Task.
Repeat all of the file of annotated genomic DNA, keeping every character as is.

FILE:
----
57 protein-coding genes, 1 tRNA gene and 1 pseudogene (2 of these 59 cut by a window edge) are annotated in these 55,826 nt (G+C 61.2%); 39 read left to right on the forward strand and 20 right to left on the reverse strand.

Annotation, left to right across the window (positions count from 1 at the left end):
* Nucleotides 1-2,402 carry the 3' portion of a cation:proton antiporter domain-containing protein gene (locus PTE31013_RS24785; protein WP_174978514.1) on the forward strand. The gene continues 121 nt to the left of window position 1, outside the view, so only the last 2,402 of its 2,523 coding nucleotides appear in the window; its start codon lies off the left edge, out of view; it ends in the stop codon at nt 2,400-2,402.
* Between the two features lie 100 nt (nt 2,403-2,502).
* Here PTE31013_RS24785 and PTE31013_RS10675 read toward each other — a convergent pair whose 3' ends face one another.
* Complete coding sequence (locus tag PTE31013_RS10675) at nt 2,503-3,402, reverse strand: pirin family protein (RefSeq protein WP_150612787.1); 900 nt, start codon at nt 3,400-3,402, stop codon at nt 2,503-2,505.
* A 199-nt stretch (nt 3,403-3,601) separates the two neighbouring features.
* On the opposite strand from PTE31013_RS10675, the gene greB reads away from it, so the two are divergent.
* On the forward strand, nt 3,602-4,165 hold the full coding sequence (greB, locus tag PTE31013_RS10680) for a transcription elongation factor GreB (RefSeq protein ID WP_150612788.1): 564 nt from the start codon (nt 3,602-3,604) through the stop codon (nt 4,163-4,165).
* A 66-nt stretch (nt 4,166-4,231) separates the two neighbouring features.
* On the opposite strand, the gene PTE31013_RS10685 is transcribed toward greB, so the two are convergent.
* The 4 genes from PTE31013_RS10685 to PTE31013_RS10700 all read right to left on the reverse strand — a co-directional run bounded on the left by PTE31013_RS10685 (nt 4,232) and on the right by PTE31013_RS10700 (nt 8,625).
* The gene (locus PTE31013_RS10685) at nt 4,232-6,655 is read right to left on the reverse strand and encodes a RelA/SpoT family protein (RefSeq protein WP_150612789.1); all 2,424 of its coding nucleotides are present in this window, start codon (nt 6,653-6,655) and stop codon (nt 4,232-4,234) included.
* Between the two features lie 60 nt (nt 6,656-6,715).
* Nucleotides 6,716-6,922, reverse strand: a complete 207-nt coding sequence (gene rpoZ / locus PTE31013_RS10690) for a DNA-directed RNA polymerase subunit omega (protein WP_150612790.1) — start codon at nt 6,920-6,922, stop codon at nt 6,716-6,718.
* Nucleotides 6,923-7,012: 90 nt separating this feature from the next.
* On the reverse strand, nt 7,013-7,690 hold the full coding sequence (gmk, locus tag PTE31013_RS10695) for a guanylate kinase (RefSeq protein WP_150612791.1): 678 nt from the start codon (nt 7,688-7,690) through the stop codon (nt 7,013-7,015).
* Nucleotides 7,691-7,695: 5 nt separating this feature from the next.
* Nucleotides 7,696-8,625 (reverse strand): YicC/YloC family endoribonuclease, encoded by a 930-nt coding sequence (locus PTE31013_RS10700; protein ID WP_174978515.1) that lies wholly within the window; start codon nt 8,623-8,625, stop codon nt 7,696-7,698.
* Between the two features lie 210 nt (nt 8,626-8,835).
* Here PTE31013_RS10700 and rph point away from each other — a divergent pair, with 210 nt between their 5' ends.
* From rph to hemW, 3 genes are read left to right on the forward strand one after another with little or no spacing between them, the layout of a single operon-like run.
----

57 protein-coding genes, 1 tRNA gene and 1 pseudogene (2 of these 59 cut by a window edge) are annotated in these 55,826 nt (G+C 61.2%); 39 read left to right on the forward strand and 20 right to left on the reverse strand.

Annotation, left to right across the window (positions count from 1 at the left end):
* Nucleotides 1-2,402 carry the 3' portion of a cation:proton antiporter domain-containing protein gene (locus PTE31013_RS24785; protein WP_174978514.1) on the forward strand. The gene continues 121 nt to the left of window position 1, outside the view, so only the last 2,402 of its 2,523 coding nucleotides appear in the window; its start codon lies off the left edge, out of view; it ends in the stop codon at nt 2,400-2,402.
* Between the two features lie 100 nt (nt 2,403-2,502).
* Here PTE31013_RS24785 and PTE31013_RS10675 read toward each other — a convergent pair whose 3' ends face one another.
* Complete coding sequence (locus tag PTE31013_RS10675) at nt 2,503-3,402, reverse strand: pirin family protein (RefSeq protein WP_150612787.1); 900 nt, start codon at nt 3,400-3,402, stop codon at nt 2,503-2,505.
* A 199-nt stretch (nt 3,403-3,601) separates the two neighbouring features.
* On the opposite strand from PTE31013_RS10675, the gene greB reads away from it, so the two are divergent.
* On the forward strand, nt 3,602-4,165 hold the full coding sequence (greB, locus tag PTE31013_RS10680) for a transcription elongation factor GreB (RefSeq protein ID WP_150612788.1): 564 nt from the start codon (nt 3,602-3,604) through the stop codon (nt 4,163-4,165).
* A 66-nt stretch (nt 4,166-4,231) separates the two neighbouring features.
* On the opposite strand, the gene PTE31013_RS10685 is transcribed toward greB, so the two are convergent.
* The 4 genes from PTE31013_RS10685 to PTE31013_RS10700 all read right to left on the reverse strand — a co-directional run bounded on the left by PTE31013_RS10685 (nt 4,232) and on the right by PTE31013_RS10700 (nt 8,625).
* The gene (locus PTE31013_RS10685) at nt 4,232-6,655 is read right to left on the reverse strand and encodes a RelA/SpoT family protein (RefSeq protein WP_150612789.1); all 2,424 of its coding nucleotides are present in this window, start codon (nt 6,653-6,655) and stop codon (nt 4,232-4,234) included.
* Between the two features lie 60 nt (nt 6,656-6,715).
* Nucleotides 6,716-6,922, reverse strand: a complete 207-nt coding sequence (gene rpoZ / locus PTE31013_RS10690) for a DNA-directed RNA polymerase subunit omega (protein WP_150612790.1) — start codon at nt 6,920-6,922, stop codon at nt 6,716-6,718.
* Nucleotides 6,923-7,012: 90 nt separating this feature from the next.
* On the reverse strand, nt 7,013-7,690 hold the full coding sequence (gmk, locus tag PTE31013_RS10695) for a guanylate kinase (RefSeq protein WP_150612791.1): 678 nt from the start codon (nt 7,688-7,690) through the stop codon (nt 7,013-7,015).
* Nucleotides 7,691-7,695: 5 nt separating this feature from the next.
* Nucleotides 7,696-8,625 (reverse strand): YicC/YloC family endoribonuclease, encoded by a 930-nt coding sequence (locus PTE31013_RS10700; protein ID WP_174978515.1) that lies wholly within the window; start codon nt 8,623-8,625, stop codon nt 7,696-7,698.
* Between the two features lie 210 nt (nt 8,626-8,835).
* Here PTE31013_RS10700 and rph point away from each other — a divergent pair, with 210 nt between their 5' ends.
* From rph to hemW, 3 genes are read left to right on the forward strand one after another with little or no spacing between them, the layout of a single operon-like run.